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PMS Help

Articles - PMS Premenstrual Syndrome

 

PMS – Premenstrual Syndrome by: Lee Mellott

 
Millions of women experience symptoms of PMS every month. Crying spells, nervousness, anxiety, depression, bloating, headache, fatigue…The list goes on. Each woman is unique as to the degree of severity and discomfort she will experience and this will vary from month to month.

One symptom common to many women, is an increase in appetite - food cravings. There is a strong urge to gobble chocolate, cheese, sweets or other goodies (usually not fresh veggies and steamed fish!).

Though the exact cause of PMS is unknown, hormonal changes such as estrogen levels appear to play a part. One report I read, revealed that many environmental estrogens such as those from toxic fumes, pesticides, pollutants and hormone fed cows infiltrate our body.

These are often carcinogenic and compete with a woman's natural estrogen, resulting in estrogen overload. This may impair the woman's ovulation cycle causing the symptoms mentioned earlier.

There are some simple things you can do to help with your PMS symptoms, exercise and a healthy diet are chief among them.

Exercise lifts the mood. It reduces stress, tension and anxiety. By adding in a 30 minute brisk walk or other activity several times a week, you are ahead of the game! Stretching also helps the muscles relax. Try to stretch each day in the am and pm.

What you eat is a major factor in how you are going to feel. PMS may be helped by following the healthy diet of The Path. By eating whole natural foods you eliminate many of the problems associated with processed goods, fast foods etc. PMS symptoms tend to appear about 2 weeks before menstruation. This of course will vary from one individual to the next.

During this time if you cut back on caffeine, alcohol, salt and sugar you can reduce the discomfort you'll experience. As a follower of the FatFallacy plan you will most likely be eating smaller portions of these items anyway and find your symptoms have lessened since following the lifestyle.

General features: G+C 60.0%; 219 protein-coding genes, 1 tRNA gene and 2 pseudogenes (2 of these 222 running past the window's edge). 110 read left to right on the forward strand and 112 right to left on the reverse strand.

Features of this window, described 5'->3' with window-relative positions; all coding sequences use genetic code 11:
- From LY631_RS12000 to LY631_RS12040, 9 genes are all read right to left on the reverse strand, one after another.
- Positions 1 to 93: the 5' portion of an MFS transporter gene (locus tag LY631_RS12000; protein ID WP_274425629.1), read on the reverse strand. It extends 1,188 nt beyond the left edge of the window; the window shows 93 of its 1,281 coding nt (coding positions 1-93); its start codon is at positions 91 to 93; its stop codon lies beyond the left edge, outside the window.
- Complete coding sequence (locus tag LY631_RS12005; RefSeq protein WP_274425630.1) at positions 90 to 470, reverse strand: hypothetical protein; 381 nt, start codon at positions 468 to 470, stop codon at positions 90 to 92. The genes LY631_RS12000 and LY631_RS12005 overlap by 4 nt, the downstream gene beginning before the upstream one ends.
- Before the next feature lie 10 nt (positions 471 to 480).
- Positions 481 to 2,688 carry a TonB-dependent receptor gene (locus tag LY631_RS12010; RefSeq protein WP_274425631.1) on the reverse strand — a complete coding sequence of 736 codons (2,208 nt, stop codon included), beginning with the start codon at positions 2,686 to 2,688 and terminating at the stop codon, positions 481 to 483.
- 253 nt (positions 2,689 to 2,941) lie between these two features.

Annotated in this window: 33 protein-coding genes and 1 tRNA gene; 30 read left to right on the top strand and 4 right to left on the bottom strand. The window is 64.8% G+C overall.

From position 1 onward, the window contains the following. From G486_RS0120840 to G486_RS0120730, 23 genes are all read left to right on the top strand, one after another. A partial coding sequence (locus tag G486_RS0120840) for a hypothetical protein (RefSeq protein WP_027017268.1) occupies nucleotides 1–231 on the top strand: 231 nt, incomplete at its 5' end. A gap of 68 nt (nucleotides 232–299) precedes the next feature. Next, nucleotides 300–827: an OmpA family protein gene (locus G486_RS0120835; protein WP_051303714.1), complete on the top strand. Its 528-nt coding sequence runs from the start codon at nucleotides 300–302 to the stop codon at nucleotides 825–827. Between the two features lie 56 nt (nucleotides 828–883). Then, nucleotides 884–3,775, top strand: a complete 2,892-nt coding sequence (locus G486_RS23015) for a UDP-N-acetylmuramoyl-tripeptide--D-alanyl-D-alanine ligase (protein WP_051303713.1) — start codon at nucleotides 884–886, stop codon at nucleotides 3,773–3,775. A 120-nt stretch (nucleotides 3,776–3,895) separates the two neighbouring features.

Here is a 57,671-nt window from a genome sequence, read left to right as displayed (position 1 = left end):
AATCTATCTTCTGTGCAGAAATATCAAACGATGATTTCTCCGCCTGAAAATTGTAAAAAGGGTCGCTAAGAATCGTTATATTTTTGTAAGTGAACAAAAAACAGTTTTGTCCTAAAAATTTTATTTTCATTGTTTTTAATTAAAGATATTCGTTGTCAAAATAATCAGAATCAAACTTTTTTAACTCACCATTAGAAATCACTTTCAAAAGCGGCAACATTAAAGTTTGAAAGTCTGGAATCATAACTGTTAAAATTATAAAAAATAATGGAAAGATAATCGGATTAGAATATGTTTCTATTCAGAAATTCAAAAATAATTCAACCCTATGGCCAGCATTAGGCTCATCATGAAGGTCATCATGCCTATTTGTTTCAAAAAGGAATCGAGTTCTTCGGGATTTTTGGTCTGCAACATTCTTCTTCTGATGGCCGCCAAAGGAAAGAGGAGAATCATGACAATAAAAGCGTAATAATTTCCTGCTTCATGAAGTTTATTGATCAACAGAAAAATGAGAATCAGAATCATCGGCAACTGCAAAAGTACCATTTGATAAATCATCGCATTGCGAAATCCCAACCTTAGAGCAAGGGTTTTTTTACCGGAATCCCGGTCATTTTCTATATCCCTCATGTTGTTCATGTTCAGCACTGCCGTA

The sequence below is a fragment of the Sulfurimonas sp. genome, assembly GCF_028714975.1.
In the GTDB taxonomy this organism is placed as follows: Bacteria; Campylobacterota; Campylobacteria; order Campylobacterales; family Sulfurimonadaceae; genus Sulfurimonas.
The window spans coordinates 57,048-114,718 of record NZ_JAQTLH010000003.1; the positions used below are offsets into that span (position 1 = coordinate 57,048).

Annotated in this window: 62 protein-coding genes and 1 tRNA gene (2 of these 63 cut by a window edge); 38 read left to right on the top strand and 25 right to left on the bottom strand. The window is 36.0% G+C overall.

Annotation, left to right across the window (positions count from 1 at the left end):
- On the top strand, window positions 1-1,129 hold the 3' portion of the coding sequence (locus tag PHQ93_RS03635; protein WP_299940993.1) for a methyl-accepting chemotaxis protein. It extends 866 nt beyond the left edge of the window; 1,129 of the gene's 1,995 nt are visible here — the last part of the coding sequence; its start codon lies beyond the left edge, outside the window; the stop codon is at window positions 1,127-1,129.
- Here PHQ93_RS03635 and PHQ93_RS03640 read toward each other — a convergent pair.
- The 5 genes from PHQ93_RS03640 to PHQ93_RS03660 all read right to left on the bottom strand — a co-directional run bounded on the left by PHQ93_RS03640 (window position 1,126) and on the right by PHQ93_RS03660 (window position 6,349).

If you still have uncomfortable PMS try to cut back a bit more on the salt and sugar. Up your intake of fresh veggies and lean proteins. Make sure you eat plenty of carbohydrates – like good grains to keep your serotoinin levels elevated.

At one time women were thought to be unstable when PMS occurred. Thank goodness science now recognizes that PMS is real and women experiencing it are not crazy! Eat a healthy diet and exercise to help relieve the symptoms. And don't forget to eat a little chocolate too. Just make sure you reach for the high quality bon-bon!

About The Author
Lee Mellott is the webhost for The PATH Weight Loss: www.fatfallacy.com. She holds a Masters degree in Education from Hood College. Born in England, she spent most of her childhood in France and Germany. Lee resides with her husband Rusty and their two daughters Katie and Jessica in Maryland.  lee@fatfallacy.com

You Don't Have To Suffer With PMS
 by: Dr. Loretta Lanphier ND, CN, HHP

We now know that premenstrual syndrome (PMS) is experienced by 60% of all women. What causes PMS has been difficult for researchers to pin down because each woman experiences symptoms differently.
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